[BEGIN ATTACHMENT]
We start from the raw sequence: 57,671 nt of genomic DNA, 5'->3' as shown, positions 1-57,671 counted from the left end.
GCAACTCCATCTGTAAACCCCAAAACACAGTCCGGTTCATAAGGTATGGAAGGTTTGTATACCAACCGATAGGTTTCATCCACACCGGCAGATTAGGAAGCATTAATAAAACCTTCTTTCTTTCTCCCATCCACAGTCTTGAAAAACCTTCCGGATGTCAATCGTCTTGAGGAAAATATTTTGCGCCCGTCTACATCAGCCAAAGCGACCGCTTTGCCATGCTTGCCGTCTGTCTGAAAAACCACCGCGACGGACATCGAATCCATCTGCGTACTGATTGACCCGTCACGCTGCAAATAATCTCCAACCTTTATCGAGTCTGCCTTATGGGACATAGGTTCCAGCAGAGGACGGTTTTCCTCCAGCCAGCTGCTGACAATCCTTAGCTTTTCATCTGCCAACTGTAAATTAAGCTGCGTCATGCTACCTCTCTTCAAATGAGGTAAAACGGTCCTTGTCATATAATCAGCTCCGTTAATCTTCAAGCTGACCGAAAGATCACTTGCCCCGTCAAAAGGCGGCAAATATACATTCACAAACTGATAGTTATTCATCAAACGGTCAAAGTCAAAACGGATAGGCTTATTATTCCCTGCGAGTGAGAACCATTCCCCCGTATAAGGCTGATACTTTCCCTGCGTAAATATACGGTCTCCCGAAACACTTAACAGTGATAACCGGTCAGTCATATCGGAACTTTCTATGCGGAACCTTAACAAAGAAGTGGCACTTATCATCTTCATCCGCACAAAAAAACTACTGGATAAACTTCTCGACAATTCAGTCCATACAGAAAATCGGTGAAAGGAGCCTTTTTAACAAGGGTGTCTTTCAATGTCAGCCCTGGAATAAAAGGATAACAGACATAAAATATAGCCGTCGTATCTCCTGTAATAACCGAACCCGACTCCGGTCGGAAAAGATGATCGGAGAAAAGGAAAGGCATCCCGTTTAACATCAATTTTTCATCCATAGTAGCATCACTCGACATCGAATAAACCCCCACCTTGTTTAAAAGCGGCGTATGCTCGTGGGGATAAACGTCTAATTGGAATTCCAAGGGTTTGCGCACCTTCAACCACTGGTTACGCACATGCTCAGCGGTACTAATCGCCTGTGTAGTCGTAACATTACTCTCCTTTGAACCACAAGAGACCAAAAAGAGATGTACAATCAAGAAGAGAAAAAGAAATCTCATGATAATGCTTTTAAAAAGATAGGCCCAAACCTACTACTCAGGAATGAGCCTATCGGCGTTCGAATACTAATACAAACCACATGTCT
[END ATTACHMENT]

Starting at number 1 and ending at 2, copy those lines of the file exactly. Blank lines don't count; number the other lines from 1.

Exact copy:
We start from the raw sequence: 57,671 nt of genomic DNA, 5'->3' as shown, positions 1-57,671 counted from the left end.
GCAACTCCATCTGTAAACCCCAAAACACAGTCCGGTTCATAAGGTATGGAAGGTTTGTATACCAACCGATAGGTTTCATCCACACCGGCAGATTAGGAAGCATTAATAAAACCTTCTTTCTTTCTCCCATCCACAGTCTTGAAAAACCTTCCGGATGTCAATCGTCTTGAGGAAAATATTTTGCGCCCGTCTACATCAGCCAAAGCGACCGCTTTGCCATGCTTGCCGTCTGTCTGAAAAACCACCGCGACGGACATCGAATCCATCTGCGTACTGATTGACCCGTCACGCTGCAAATAATCTCCAACCTTTATCGAGTCTGCCTTATGGGACATAGGTTCCAGCAGAGGACGGTTTTCCTCCAGCCAGCTGCTGACAATCCTTAGCTTTTCATCTGCCAACTGTAAATTAAGCTGCGTCATGCTACCTCTCTTCAAATGAGGTAAAACGGTCCTTGTCATATAATCAGCTCCGTTAATCTTCAAGCTGACCGAAAGATCACTTGCCCCGTCAAAAGGCGGCAAATATACATTCACAAACTGATAGTTATTCATCAAACGGTCAAAGTCAAAACGGATAGGCTTATTATTCCCTGCGAGTGAGAACCATTCCCCCGTATAAGGCTGATACTTTCCCTGCGTAAATATACGGTCTCCCGAAACACTTAACAGTGATAACCGGTCAGTCATATCGGAACTTTCTATGCGGAACCTTAACAAAGAAGTGGCACTTATCATCTTCATCCGCACAAAAAAACTACTGGATAAACTTCTCGACAATTCAGTCCATACAGAAAATCGGTGAAAGGAGCCTTTTTAACAAGGGTGTCTTTCAATGTCAGCCCTGGAATAAAAGGATAACAGACATAAAATATAGCCGTCGTATCTCCTGTAATAACCGAACCCGACTCCGGTCGGAAAAGATGATCGGAGAAAAGGAAAGGCATCCCGTTTAACATCAATTTTTCATCCATAGTAGCATCACTCGACATCGAATAAACCCCCACCTTGTTTAAAAGCGGCGTATGCTCGTGGGGATAAACGTCTAATTGGAATTCCAAGGGTTTGCGCACCTTCAACCACTGGTTACGCACATGCTCAGCGGTACTAATCGCCTGTGTAGTCGTAACATTACTCTCCTTTGAACCACAAGAGACCAAAAAGAGATGTACAATCAAGAAGAGAAAAAGAAATCTCATGATAATGCTTTTAAAAAGATAGGCCCAAACCTACTACTCAGGAATGAGCCTATCGGCGTTCGAATACTAATACAAACCACATGTCT